Peck. Beak bites sharply against black. Peck. Tear away the old shelter. It's too constraining. Too restricting. Peck. Shatter it into fragments. Break this prison into specks so tiny that they can never be reassembled. Peck. Peck. Peck.
Maggie woke up in the middle of the night. The rock was moving. She had gone to sleep with it wrapped in her arms lest it try to escape. Or in case Lucas tried to steal it again. The memory of that brought a pout to her face, but she banished it quickly. This was important. The rock was moving. This was real. Not like Santa.
Very carefully, she set it on the bed a few inches away. Then she propped her arm up on her pillow—and with it her head—and sat back to watch. Nothing. Nothing. Nothing. The rock jumped.
It wasn't a slight movement. It wasn't slow either, like the way other rocks moved. It bounced in the air like one of those beans daddy had brought back from a business trip a long time ago. Inside the rock, something made a faint snapping sound. Maggie scrunched back to the wall-ward side of the bed, hardly daring to breathe. The rock bumped against the covers again.
This is important she kept thinking, climbing out of bed. I've gotta wake everyone up.
The hallway was summer-cool. During the day it had been hot, but all the shadows draped over the heat made it okay. In her pajamas, Maggie crept silently across the floorboards to Lucas' room. She hesitated outside the door, then opened it softly. He might have been mean to her, but this was magic. Everyone deserved to see magic.
"Lucas!" She whispered, urgently. No response came from the bed. This was kinda like Christmas morning, when she was always the first one up. "Lucas, wake up! This is important!"
The sleeping boy stirred. Rubbing his eyes against the dark, he sat up. "Maggie? What's going on?"
"Help me wake dad." With no more explanation, she stepped out of the room. Lucas sighed, but he climbed out of bed and followed her into the hallway. Together, the knocked on David's door. Soft, hollow thumps echoed in the night.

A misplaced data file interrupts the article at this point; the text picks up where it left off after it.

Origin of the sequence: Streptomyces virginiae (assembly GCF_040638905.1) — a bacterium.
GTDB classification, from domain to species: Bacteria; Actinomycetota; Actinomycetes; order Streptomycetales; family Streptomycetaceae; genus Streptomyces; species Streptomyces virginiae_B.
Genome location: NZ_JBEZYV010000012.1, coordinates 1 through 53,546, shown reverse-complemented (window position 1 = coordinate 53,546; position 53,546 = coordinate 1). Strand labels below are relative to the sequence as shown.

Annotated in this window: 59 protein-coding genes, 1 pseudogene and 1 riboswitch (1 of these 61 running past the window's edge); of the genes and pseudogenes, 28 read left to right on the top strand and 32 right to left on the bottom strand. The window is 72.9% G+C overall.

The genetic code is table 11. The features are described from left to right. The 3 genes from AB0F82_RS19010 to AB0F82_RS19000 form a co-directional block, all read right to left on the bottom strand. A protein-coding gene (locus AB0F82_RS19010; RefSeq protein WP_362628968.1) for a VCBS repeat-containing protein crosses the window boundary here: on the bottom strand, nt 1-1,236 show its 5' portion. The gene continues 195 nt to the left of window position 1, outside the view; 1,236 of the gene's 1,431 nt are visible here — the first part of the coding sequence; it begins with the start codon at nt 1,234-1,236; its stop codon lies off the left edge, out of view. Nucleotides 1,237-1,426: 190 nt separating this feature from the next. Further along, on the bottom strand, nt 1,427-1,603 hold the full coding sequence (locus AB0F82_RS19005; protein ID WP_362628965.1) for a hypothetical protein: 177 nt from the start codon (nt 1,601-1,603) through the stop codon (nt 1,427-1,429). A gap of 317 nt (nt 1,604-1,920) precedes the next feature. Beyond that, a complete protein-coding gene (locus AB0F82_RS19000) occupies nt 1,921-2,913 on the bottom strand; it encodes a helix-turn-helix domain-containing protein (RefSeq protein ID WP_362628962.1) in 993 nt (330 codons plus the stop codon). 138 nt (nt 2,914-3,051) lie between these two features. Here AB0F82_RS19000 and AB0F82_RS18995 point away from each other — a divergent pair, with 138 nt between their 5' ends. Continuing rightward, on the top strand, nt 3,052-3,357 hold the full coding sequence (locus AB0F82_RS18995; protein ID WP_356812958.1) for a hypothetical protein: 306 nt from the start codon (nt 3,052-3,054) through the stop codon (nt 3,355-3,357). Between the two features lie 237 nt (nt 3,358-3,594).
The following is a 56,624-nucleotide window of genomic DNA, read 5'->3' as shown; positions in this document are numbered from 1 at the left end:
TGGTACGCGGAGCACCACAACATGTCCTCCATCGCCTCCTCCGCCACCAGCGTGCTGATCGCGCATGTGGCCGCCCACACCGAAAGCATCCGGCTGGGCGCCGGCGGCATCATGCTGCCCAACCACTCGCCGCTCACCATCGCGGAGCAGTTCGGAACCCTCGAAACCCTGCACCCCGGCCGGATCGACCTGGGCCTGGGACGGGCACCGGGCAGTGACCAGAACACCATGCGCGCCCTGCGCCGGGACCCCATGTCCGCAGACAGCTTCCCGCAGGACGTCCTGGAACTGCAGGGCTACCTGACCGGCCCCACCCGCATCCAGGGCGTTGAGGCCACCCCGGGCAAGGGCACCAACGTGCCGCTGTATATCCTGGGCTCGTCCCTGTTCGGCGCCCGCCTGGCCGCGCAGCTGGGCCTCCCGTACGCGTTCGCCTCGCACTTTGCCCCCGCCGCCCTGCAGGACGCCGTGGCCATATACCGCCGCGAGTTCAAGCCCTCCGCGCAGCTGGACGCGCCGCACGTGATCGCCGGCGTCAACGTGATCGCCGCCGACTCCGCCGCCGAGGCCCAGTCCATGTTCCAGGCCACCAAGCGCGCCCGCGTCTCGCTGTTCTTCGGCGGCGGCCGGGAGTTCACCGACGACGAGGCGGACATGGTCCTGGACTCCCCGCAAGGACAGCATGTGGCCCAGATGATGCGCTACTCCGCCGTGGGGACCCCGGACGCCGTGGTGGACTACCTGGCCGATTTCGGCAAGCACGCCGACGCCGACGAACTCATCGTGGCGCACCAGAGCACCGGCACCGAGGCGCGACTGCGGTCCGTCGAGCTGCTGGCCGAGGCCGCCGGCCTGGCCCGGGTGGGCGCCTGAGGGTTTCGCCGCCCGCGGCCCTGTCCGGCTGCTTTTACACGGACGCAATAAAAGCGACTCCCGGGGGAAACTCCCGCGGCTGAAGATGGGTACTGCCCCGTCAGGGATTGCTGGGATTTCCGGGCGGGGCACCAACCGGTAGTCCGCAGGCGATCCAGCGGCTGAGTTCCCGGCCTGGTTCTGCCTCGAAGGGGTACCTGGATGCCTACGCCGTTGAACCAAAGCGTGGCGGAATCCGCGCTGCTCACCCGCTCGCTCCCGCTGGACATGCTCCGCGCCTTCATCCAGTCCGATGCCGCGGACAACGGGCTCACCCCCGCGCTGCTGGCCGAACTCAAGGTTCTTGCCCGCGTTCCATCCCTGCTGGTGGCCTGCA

"Louder!" Whispered Maggie. Lucas obliged, pounding on the wood.
It took a minute for David to come to the door. He was dressed in pants and a t-shirt, both rumpled. Something angry was poised on the edge of his lips, but he called it back when he saw Maggie's expression. "What's going on?"
"The rock's moving!"
Lucas groaned. Loudly. "That's what you woke us up for?"
David sighed. "Come on. Let's go. I'll prove to you that it's not moving." He took her hand in his and together they walked to Maggie's room. Lucas lagged along behind.
At the doorway, David paused. He found himself wishing that Maggie had been right. There should be some magic in the world, even if it was only Mexican Jumping Rocks. He looked into the room.
There was the bed, with its covers in disarray. There was a small black stone sitting amidst them. It was entirely motionless. "See," David said half-heartedly "It's not moving."
Maggie said nothing. He started to turn, but something caught his eye. Black edges glistened. There was a hole in the rock, right where it tapered to a point.
"Oh my God." Lucas. David looked at the boy, then followed his gaze. It led him to the window.
The curtains had been drawn back and the shutters left open to call in a breeze. The night was calm, though, so it evidently hadn't worked. The screen was up too, which David didn't remember doing. Moonlight trickled in, collecting in a silver puddle on the floor. But none of that was important.
"It's a bird," Said Maggie. David didn't question her. On the ledge sat something almost like a peacock with feathers of blazing orange. Its eyes were black, but the moonlight gave them a greenish tinge. Owl's eyes. A long, flowing plume hung from the bird's back, resting a breath above the floor. As if uncomfortable, the bird ruffled its feathers and turned out towards the night.
"I don't believe it."
Evidently the bird didn't either. With an ungainly hop, it lurched out the window and opened its wings. They flapped softly, stirring the still air. Then the phoenix was gone.
Away, away, away from the squabbling problems and half-hidden tragedies it flew. It was a creature of freedom, for the brief times it was allowed to be free. The girl had cared for it, but that meant little. It was reborn. It was rebirth. And it couldn't stand to be around the people who clung to old things.